We use cookies to give you the best experience of our website. By browsing you agree to our use of cookies. Allow cookies Turn cookies off Our Cookie Policy
Turn cookies on for a better website experience. Allow cookies Our Cookie Policy
News - about our products, services and company

What happens when a battery leaks?

What happens when a battery leaks?
Zinc-carbon and zinc-chloride batteries are the most sensitive batteries available in stores.
Which batteries are the safest? And what should be done if batteries leak in a device?

Why do batteries leak?
In zinc-carbon and zinc-chloride batteries, zinc is gradually and evenly depleted. Batteries can start to leak as they are used and discharged, allowing battery fluid to escape. Completely discharged zinc-carbon batteries can also cause the battery compartment to become sticky if they have been in the device for a long time. This occurs because the container is in a constant state of dissolving, allowing acid to escape from the casing.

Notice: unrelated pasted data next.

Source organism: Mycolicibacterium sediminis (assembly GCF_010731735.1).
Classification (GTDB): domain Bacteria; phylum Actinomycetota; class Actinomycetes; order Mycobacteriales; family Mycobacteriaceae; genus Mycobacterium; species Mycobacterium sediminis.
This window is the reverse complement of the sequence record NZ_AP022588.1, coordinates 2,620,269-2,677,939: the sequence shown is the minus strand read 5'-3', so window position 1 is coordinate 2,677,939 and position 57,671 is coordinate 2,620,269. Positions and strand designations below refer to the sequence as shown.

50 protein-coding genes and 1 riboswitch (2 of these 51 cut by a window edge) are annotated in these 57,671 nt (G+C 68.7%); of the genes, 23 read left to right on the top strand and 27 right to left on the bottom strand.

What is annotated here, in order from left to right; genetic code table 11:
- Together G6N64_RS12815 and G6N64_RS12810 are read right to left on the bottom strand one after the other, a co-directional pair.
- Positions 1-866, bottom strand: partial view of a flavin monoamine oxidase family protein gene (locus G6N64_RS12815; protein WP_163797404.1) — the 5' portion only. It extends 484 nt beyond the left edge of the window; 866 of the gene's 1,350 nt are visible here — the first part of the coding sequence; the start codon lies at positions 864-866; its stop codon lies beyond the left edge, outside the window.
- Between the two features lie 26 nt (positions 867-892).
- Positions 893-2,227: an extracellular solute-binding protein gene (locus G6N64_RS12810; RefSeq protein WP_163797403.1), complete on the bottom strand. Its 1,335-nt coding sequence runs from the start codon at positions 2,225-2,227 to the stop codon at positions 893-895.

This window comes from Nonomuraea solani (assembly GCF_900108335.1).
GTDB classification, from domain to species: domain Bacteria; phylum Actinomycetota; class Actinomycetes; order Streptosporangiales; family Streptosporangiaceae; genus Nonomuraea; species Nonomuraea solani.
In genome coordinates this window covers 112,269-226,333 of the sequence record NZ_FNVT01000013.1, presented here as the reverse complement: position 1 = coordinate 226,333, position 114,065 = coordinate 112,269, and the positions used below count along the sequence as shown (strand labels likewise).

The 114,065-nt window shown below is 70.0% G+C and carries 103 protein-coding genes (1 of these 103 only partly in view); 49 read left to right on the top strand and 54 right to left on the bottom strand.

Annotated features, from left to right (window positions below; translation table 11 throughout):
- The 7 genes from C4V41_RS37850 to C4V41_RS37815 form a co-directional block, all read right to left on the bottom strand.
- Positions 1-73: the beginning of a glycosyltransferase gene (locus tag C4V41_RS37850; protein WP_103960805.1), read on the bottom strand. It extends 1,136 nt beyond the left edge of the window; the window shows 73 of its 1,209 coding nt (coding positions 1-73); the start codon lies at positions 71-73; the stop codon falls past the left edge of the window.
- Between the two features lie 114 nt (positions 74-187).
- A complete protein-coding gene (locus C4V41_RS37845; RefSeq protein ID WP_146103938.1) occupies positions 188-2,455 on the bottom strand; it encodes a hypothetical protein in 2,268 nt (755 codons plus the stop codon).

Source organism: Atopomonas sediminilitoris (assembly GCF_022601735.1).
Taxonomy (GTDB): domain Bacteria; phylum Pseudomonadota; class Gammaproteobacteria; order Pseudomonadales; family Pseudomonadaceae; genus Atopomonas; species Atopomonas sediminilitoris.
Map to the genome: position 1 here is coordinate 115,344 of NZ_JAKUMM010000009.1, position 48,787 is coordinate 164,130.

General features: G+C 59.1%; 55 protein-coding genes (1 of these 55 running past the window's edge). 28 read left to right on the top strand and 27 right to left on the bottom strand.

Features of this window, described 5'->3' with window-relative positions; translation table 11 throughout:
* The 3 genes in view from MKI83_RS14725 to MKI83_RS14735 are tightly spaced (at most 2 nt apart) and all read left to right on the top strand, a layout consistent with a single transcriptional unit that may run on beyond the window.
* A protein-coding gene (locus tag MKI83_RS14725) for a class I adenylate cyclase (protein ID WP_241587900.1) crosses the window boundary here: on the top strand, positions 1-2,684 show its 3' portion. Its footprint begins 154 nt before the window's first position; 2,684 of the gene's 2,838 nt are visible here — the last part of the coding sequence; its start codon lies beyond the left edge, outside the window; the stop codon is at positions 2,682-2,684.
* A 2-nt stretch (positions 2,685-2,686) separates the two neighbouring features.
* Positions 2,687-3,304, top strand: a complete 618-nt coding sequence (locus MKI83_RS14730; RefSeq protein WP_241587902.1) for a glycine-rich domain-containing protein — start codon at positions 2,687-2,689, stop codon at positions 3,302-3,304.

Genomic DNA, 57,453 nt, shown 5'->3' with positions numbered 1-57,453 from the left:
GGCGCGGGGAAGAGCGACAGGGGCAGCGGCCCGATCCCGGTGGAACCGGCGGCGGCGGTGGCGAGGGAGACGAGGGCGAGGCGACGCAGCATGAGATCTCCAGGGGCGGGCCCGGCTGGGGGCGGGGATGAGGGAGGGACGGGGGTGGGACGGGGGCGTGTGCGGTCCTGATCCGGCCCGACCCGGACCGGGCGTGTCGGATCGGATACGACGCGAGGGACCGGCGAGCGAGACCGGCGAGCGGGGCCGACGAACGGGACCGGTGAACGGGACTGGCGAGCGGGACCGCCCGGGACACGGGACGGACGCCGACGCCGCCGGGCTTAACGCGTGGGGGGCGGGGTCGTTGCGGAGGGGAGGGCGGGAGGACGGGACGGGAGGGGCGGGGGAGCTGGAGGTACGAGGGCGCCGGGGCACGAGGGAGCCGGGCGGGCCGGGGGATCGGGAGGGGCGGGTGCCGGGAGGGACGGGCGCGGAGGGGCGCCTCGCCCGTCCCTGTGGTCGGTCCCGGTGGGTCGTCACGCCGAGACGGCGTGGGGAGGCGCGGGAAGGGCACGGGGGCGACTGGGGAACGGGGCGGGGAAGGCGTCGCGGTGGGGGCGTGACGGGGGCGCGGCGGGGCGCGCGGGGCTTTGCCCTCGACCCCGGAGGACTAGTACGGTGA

We put safety first!
VARTA Consumer produces alkaline manganese batteries, among others. The advantage of these batteries is that the electrodes are inside a steel container. At the open end of the steel container, alkaline manganese batteries have a synthetic seal to prevent leaking. In addition, a liquid sealant is applied between the container and the seal to cover minute irregularities in the steel surface. During use or storage of the batteries, the steel cannot be attacked by the electrolyte or electrodes. This is achieved through special refining (coating) of the steel.
What if the battery leaks anyway?
  • If they are unusually warm, have a strange smell, are discolored or disfigured in any way, the batteries are defective.
  • If salts have formed on the battery, this is what is blocking the contacts and the battery should be disposed of properly.
  • If battery fluid has escaped from the battery, the battery compartment and the contacts of the switched off and unplugged device can be cleaned with a damp cloth.